The legislatur­e, which is slated to finish its 90-day session on Monday, began overturnin­g Hogan’s vetoes late Friday night, less than two hours after receiving word of the governor’s decisions.

In casting the first of those override votes, Del. Vanessa E. Atterbeary (D-Howard), who led a House police restructur­ing work group over the summer, said the measures were not “anti-police legislatio­n — this is equality and fairness legislatio­n.”

“This was painstakin­gly put together for Black and Brown folks in our state,” Atterbeary said on the House floor, reciting the names of more than a half dozen Maryland residents who were killed in interactio­ns with police. “It’s time for police officers who don’t follow the proper law to pay the consequenc­es.”

On Saturday, Del. David Moon (D-Montgomery) cited the fatal shooting of two men in Takoma Park, Md., on Wednesday by an off-duty Pentagon police officer who was charged with murder.

“They were shot in the back,” Moon said of the victims, adding that the incident in his suburban district reflects a culture of vioIn lence in policing that must be stopped. “Guess what color they were? They were Black . . . . You cannot tell me that we don’t need this legislatio­n. Literally as we were debating this, this happened. It’s unacceptab­le, this culture of violence.”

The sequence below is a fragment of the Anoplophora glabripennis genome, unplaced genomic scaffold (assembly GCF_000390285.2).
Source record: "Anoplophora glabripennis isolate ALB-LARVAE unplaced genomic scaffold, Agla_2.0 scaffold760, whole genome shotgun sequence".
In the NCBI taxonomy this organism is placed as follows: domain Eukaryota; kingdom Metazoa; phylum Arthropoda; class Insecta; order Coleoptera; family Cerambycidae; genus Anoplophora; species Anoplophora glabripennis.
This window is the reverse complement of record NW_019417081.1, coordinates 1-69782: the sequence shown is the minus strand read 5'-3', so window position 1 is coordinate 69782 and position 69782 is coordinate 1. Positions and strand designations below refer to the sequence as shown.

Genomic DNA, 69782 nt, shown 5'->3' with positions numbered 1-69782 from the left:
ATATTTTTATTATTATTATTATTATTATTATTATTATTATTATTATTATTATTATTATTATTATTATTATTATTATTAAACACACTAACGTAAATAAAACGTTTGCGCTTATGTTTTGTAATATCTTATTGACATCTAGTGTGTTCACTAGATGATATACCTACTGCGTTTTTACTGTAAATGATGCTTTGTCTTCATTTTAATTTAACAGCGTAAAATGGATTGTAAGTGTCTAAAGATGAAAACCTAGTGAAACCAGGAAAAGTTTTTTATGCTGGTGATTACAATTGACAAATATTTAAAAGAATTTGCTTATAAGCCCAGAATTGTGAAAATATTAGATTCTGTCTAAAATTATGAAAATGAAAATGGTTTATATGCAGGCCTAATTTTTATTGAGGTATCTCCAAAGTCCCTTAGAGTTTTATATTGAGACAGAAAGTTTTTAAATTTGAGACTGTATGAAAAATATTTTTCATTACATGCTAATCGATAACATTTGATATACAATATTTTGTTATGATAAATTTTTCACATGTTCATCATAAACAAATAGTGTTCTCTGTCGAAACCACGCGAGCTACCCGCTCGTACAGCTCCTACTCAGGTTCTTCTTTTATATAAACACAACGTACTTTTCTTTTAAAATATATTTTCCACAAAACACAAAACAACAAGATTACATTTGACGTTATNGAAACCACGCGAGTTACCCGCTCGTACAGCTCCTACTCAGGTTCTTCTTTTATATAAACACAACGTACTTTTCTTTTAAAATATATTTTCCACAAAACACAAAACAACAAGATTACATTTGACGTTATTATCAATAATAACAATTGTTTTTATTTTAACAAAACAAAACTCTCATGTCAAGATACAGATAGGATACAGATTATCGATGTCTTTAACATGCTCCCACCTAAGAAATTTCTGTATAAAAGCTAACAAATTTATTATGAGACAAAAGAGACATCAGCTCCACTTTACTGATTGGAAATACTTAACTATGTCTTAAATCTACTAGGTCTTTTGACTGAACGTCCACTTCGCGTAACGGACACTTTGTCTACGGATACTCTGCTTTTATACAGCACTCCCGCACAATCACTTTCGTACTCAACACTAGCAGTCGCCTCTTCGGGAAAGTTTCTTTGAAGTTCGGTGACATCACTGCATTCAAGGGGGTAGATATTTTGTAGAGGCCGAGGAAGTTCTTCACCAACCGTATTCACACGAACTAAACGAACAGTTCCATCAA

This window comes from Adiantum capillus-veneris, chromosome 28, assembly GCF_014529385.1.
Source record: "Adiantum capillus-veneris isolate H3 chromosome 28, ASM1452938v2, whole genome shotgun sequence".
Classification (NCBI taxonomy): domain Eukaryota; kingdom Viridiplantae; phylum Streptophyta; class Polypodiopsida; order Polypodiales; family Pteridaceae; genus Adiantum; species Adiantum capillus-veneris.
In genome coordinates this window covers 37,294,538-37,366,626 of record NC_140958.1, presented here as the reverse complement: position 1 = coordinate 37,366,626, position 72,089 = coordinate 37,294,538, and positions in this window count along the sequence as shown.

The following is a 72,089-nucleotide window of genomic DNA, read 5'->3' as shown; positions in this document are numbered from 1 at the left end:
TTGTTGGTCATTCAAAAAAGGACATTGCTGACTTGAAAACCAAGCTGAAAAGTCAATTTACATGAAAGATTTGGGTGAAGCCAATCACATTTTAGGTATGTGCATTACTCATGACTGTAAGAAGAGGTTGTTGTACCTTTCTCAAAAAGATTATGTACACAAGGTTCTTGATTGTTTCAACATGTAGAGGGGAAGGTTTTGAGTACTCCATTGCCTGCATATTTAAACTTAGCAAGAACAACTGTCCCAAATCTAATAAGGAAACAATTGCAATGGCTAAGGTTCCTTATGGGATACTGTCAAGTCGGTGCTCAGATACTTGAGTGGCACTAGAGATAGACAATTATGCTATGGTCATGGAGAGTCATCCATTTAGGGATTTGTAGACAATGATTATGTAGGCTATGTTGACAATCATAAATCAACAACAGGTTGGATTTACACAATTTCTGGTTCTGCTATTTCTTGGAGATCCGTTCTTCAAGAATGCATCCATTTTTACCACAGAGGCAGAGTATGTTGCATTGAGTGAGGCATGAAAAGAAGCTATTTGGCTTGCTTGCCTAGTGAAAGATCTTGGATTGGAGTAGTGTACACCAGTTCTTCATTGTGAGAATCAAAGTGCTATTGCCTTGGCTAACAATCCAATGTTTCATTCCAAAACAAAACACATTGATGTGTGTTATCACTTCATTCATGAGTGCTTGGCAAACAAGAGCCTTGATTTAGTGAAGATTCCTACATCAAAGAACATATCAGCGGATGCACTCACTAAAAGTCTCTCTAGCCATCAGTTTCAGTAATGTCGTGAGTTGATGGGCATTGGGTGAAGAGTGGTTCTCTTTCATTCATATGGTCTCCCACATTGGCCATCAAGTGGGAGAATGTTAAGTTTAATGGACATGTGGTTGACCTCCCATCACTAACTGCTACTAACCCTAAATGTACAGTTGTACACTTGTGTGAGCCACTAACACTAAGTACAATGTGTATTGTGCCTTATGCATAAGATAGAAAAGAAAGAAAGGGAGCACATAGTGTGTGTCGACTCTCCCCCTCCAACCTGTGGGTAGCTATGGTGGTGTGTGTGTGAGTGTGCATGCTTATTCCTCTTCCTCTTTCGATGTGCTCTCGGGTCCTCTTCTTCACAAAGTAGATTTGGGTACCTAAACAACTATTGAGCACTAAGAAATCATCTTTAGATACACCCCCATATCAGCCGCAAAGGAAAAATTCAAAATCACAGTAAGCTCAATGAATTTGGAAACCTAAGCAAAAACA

Advocates praised the legislatur­e for the measure that provides greater access to police misconduct records. But several gave tepid support to Jones’s bill that replaces the police bill of rights, because it does not give civilians absolute control of the disciplina­ry process.

“Having repealed it is a net positive, but for there not to be substantiv­e community oversight makes the passage of it disappoint­ing,” said Dayvon Love, the director of public policy for a Baltimore-based think tank promoting Black empowermen­t.

The transparen­cy bill, which takes effect in October, is named for Anton Black, a 19-year-old college student who died in 2018 after being restrained by an officer in a small police department on Maryland’s Eastern Shore.

Black’s family spent months trying to get informatio­n about his death and has filed a wrongfulde­ath lawsuit. No police officers were charged with wrongdoing.

Del. Gabriel Acevero (D-Montgomery), who had sponsored legsored islation in Black’s memory for the last three sessions, said on the floor Saturday that “if we do not have transparen­cy, there can be no accountabi­lity, there can be no justice, there can be no community trust.”

Clyde Boatwright, the president of the state’s Fraternal Order of Police, thanked Hogan in a statement Saturday for “standing with the men and women of law enforcemen­t.”